Sunday, 15 May 2011
[Originally reviewed by C. Allcock in RGCD Issue #05, March 2009]
A lot of commercial games claim to have a long history; there are plenty that have seen sequels and spinoffs across many different platforms. Few of them have dared to stay exactly the same throughout their lifetime. Usually there's a feature added, or a part of the gameplay changed... sometimes just minor tweaks, and other times, great sweeping changes. In the big-business world of multi-million dollar game franchises, the old adage "if it ain't broke..." got thrown out of the window (and dare I say kicked into the gutter) a very long time ago.
Fortunately, indie developers don't have to conform to the "accepted" way of doing things; they aren't forced by publishers to do stuff that might ruin an otherwise good concept, so they've got every right to stick to one ideal and run with it for as long as they like. But for someone to do exactly that for nearly 20 years - yes, twenty, two zero - is a very rare and special thing indeed. This is what Jamie Woodhouse has done with Qwak, by taking it from a BBC Micro game in 1989 to the Amiga in 1993, the Gameboy Advance in 2006 and now for the PC in 2009.
Now this leads us to consider two main possibilities. Either the developer is dedicated but somewhat uninventive, and chooses to rehash the same basic formula out of convenience to keep his die-hard fans happy; or he is innovative in a way that few others are and he realises that his game was originally so close to perfection that to change it in even a small way could be disastrous. I'm not an unkind person, and nor (hopefully) am I an idiot, so I'll go with the second option every time!
In one sentence, here's why: Qwak is a timelessly brilliant platformer on every level, and it'll satisfy every single retro craving you could possibly have. Easy to learn, hard to master? Check. Tons of pickups? Yup. Rewards for skillful play? Absolutely. Secret bonuses to find? You got 'em. To be honest, if I had my way, Qwak would've been this issue's featured game; that's how great I think it is. Yet despite being around for so long it doesn't seem to get mentioned enough.
Before I haplessly throw around too many more superlatives, I should probably explain the actual gameplay in a bit more detail. You control one of two ducks as you dash and leap through 70 levels in a plotless quest for high scores and shiny bonus items. On each level, or "scene" as the game calls them, are a number of golden keys. Collecting them all will open the exit door. Too simple, you may be thinking - but no! To spice things up you are encouraged to play at a jaunty pace, because lingering on a level for too long will cause a rain of spikes to descend from the top of the screen, placing your duck's continued good health in severe risk. Oh, and did you notice how I said "one of two ducks" back there? That's right - Qwak supports two players in cooperative gameplay for double the chaos and double the fun!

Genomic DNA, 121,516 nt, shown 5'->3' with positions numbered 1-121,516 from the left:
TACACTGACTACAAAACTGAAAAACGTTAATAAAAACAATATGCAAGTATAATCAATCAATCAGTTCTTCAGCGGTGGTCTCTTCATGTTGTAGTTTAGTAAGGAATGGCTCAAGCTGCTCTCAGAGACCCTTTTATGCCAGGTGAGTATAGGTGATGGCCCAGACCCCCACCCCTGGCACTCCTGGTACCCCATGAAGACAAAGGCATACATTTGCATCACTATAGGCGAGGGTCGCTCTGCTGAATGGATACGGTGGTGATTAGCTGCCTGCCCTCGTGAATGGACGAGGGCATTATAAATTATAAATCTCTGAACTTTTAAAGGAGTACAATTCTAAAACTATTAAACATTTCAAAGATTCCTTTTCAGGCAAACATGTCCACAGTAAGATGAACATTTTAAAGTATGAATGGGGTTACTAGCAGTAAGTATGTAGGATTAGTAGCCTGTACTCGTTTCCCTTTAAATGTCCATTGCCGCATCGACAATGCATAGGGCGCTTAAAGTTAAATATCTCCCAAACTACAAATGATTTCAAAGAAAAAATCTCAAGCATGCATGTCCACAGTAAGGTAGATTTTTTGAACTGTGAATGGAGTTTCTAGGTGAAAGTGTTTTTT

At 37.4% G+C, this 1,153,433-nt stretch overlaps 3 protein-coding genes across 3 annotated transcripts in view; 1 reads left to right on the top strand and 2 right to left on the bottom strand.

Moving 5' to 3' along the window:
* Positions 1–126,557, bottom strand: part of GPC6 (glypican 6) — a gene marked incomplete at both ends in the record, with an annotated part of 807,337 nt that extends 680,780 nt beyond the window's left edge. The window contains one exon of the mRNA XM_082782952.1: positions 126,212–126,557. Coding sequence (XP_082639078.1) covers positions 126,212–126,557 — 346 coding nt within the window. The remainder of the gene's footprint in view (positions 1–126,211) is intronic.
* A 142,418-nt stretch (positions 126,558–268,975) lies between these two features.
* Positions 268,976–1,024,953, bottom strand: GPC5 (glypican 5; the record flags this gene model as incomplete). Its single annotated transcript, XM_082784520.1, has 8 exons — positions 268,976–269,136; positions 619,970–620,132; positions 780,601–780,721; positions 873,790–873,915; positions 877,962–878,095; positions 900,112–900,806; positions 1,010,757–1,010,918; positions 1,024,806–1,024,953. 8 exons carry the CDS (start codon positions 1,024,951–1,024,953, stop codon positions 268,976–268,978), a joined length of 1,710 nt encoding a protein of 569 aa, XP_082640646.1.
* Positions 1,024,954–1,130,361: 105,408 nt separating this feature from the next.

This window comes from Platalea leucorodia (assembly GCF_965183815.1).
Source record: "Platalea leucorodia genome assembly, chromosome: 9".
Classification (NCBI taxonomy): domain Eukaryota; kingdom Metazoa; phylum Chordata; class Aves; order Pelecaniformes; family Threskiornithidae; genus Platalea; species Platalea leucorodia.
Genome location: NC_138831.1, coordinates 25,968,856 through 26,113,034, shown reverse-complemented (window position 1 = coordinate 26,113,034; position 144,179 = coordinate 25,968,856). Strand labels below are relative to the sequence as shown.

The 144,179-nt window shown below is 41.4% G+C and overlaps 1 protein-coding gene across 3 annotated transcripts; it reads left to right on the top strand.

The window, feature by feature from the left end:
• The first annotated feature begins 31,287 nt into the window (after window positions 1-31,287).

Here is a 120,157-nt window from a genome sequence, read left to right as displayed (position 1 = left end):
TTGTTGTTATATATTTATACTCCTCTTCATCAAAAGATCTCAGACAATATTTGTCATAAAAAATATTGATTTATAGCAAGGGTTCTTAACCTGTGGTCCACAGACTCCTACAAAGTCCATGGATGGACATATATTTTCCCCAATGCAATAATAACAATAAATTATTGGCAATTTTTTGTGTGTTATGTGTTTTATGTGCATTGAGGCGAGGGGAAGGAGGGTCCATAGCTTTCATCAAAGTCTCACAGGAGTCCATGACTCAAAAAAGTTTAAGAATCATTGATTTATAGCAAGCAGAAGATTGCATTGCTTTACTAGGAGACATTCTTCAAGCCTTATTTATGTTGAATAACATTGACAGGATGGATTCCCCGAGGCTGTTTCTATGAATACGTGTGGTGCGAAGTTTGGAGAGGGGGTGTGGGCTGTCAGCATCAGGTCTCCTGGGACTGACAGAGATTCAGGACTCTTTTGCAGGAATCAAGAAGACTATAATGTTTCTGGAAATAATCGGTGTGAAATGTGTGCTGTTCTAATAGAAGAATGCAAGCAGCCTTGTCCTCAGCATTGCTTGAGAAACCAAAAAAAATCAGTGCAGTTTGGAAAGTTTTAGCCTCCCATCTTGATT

Getting in your way are various enemies with distinct movement patterns. Just like the fruits and gems you can grab for extra points (and other rewards), each can come in normal or extra-large proportions. Although you can get rid of enemies by throwing eggs at them, you also have to worry about conserving your eggy ammunition for later levels. Luckily, the fruit that you collect is converted into eggs at the end of each screen - but the further you progress, the tougher the enemies become, and so the more eggs you'll have to use to defeat them.
Some levels will give you a chance to eat up some fruits and rack up some serious points while others have a more ponderous nature, and there are even traps to work around in many later areas if you want to reach the juiciest items. The screen wraps around from top to bottom and you'll frequently have to use this to your advantage in order to dodge enemies or get to places you need to go. It can be a slightly boggling idea on your first few plays, but this subtle mechanic is a large part of Qwak's charm. There are also bubbles to lift you up to otherwise unreachable heights and gates to block your way unless you have the correct colour key, not to mention the levers or even the mushrooms, skulls and flowers.
Despite the tight time limit it's always worth taking a moment at the start of each screen to plan your route. Put one foot wrong and you could end up in a dead end with a screen full of juicy fruits laughing at your clumsiness! There are even screens where you must kill all of the enemies to progress - oh, did I mention that keeping a hold on your egg-flinging urges is essential? Getting stuck through a lack of ammo is more than a little embarassing...
I've already touched on Qwak's highly polished presentation, but it needs to be said again that the art, music and sound effects could hardly fit together any better. There are several graphical themes to the levels including old mines, ancient Egyptian labyrinths and crumbling castles, and while the music isn't tailored to each location it still brings back a fantastic MOD-music atmosphere. Special effects give just enough extra shine without distracting you from the action (and crivens, there's a lot of it to keep your eyes on).
Comparisons could be drawn against any of several popular arcade games of the late 80s before Qwak was originally released all those years ago, but honestly, this game carves a niche all to itself and deserves to be appreciated as such. Considering that everything in the game is the work of our good Mr. Woodhouse himself, the game becomes that little bit more impressive. Please, do yourself a favour and buy this game - nothing is perfect, but this is about as close to platforming heaven as you'll get.
Download the game demo here (from the official Qwak website).